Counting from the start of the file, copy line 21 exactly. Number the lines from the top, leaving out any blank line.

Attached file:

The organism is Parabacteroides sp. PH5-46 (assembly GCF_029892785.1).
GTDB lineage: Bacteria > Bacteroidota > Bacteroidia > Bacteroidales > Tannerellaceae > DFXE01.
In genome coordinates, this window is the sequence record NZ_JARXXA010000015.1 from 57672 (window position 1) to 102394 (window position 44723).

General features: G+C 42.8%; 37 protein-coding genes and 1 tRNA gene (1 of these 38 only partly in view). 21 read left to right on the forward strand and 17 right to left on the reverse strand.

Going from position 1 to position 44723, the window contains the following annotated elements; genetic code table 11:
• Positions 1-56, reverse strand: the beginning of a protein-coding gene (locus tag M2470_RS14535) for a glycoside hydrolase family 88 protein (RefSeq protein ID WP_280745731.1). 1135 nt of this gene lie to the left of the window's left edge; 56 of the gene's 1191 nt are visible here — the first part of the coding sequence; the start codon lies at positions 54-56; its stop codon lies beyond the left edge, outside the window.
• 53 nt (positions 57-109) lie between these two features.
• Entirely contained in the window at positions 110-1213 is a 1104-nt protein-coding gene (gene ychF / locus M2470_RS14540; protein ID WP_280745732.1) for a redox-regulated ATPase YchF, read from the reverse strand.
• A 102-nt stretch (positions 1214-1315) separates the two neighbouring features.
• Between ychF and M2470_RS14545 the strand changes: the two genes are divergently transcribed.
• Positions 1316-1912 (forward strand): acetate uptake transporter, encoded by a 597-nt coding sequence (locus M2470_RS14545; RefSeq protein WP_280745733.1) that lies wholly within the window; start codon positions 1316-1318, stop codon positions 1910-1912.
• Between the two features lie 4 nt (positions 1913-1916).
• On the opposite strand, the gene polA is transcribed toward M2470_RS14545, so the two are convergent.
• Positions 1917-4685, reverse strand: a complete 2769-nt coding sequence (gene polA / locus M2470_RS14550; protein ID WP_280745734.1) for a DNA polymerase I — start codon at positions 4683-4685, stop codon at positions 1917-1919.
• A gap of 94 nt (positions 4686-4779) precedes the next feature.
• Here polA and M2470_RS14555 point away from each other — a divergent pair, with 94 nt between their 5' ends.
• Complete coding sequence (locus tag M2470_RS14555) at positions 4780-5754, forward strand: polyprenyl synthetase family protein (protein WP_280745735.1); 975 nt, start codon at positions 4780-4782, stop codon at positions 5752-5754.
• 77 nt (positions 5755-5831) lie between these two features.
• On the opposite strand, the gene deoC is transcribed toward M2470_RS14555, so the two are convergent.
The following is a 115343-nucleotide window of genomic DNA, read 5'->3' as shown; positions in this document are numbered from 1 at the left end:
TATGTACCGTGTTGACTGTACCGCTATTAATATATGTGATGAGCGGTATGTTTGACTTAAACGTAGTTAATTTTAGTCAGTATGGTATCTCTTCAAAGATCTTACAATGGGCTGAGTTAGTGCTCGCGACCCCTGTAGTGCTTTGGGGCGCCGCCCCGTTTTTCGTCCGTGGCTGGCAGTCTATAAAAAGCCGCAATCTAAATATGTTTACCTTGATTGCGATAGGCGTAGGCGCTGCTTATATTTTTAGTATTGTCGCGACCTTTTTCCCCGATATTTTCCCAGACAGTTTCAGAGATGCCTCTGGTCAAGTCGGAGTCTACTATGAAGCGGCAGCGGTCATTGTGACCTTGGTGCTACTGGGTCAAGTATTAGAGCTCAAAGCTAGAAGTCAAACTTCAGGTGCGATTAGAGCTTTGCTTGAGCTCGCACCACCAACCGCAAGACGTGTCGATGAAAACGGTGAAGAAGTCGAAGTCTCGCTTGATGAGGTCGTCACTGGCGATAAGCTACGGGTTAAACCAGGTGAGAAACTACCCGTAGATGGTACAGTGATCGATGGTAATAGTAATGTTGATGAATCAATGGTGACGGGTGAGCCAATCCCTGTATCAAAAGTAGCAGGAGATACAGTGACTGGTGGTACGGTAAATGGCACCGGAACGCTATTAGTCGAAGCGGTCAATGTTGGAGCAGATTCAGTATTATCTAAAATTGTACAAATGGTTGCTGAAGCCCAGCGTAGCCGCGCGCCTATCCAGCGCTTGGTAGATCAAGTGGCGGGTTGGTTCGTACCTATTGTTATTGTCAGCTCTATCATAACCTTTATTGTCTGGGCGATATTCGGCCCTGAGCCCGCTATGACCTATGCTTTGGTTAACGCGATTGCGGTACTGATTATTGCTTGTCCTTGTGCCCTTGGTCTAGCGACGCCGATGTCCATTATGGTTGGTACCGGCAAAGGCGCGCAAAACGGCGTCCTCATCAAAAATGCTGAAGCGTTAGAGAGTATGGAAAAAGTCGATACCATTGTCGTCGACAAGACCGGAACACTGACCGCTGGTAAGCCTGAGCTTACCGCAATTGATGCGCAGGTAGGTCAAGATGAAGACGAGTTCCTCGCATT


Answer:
TATGTACCGTGTTGACTGTACCGCTATTAATATATGTGATGAGCGGTATGTTTGACTTAAACGTAGTTAATTTTAGTCAGTATGGTATCTCTTCAAAGATCTTACAATGGGCTGAGTTAGTGCTCGCGACCCCTGTAGTGCTTTGGGGCGCCGCCCCGTTTTTCGTCCGTGGCTGGCAGTCTATAAAAAGCCGCAATCTAAATATGTTTACCTTGATTGCGATAGGCGTAGGCGCTGCTTATATTTTTAGTATTGTCGCGACCTTTTTCCCCGATATTTTCCCAGACAGTTTCAGAGATGCCTCTGGTCAAGTCGGAGTCTACTATGAAGCGGCAGCGGTCATTGTGACCTTGGTGCTACTGGGTCAAGTATTAGAGCTCAAAGCTAGAAGTCAAACTTCAGGTGCGATTAGAGCTTTGCTTGAGCTCGCACCACCAACCGCAAGACGTGTCGATGAAAACGGTGAAGAAGTCGAAGTCTCGCTTGATGAGGTCGTCACTGGCGATAAGCTACGGGTTAAACCAGGTGAGAAACTACCCGTAGATGGTACAGTGATCGATGGTAATAGTAATGTTGATGAATCAATGGTGACGGGTGAGCCAATCCCTGTATCAAAAGTAGCAGGAGATACAGTGACTGGTGGTACGGTAAATGGCACCGGAACGCTATTAGTCGAAGCGGTCAATGTTGGAGCAGATTCAGTATTATCTAAAATTGTACAAATGGTTGCTGAAGCCCAGCGTAGCCGCGCGCCTATCCAGCGCTTGGTAGATCAAGTGGCGGGTTGGTTCGTACCTATTGTTATTGTCAGCTCTATCATAACCTTTATTGTCTGGGCGATATTCGGCCCTGAGCCCGCTATGACCTATGCTTTGGTTAACGCGATTGCGGTACTGATTATTGCTTGTCCTTGTGCCCTTGGTCTAGCGACGCCGATGTCCATTATGGTTGGTACCGGCAAAGGCGCGCAAAACGGCGTCCTCATCAAAAATGCTGAAGCGTTAGAGAGTATGGAAAAAGTCGATACCATTGTCGTCGACAAGACCGGAACACTGACCGCTGGTAAGCCTGAGCTTACCGCAATTGATGCGCAGGTAGGTCAAGATGAAGACGAGTTCCTCGCATT